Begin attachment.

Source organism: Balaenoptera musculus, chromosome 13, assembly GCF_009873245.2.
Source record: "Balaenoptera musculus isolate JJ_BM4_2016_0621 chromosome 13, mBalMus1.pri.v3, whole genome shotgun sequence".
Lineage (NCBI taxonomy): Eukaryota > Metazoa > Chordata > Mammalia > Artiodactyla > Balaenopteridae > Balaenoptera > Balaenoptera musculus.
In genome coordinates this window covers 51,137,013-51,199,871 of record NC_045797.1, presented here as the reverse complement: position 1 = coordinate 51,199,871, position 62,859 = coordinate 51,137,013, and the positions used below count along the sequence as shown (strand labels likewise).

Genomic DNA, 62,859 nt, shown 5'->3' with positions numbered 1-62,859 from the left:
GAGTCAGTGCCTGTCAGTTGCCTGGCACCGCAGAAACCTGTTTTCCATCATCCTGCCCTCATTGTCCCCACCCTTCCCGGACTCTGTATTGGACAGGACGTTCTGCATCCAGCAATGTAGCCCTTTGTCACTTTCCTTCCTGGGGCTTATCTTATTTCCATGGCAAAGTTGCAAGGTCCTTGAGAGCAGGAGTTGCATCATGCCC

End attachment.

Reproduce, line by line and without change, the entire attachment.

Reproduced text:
Source organism: Balaenoptera musculus, chromosome 13, assembly GCF_009873245.2.
Source record: "Balaenoptera musculus isolate JJ_BM4_2016_0621 chromosome 13, mBalMus1.pri.v3, whole genome shotgun sequence".
Lineage (NCBI taxonomy): Eukaryota > Metazoa > Chordata > Mammalia > Artiodactyla > Balaenopteridae > Balaenoptera > Balaenoptera musculus.
In genome coordinates this window covers 51,137,013-51,199,871 of record NC_045797.1, presented here as the reverse complement: position 1 = coordinate 51,199,871, position 62,859 = coordinate 51,137,013, and the positions used below count along the sequence as shown (strand labels likewise).

Genomic DNA, 62,859 nt, shown 5'->3' with positions numbered 1-62,859 from the left:
GAGTCAGTGCCTGTCAGTTGCCTGGCACCGCAGAAACCTGTTTTCCATCATCCTGCCCTCATTGTCCCCACCCTTCCCGGACTCTGTATTGGACAGGACGTTCTGCATCCAGCAATGTAGCCCTTTGTCACTTTCCTTCCTGGGGCTTATCTTATTTCCATGGCAAAGTTGCAAGGTCCTTGAGAGCAGGAGTTGCATCATGCCC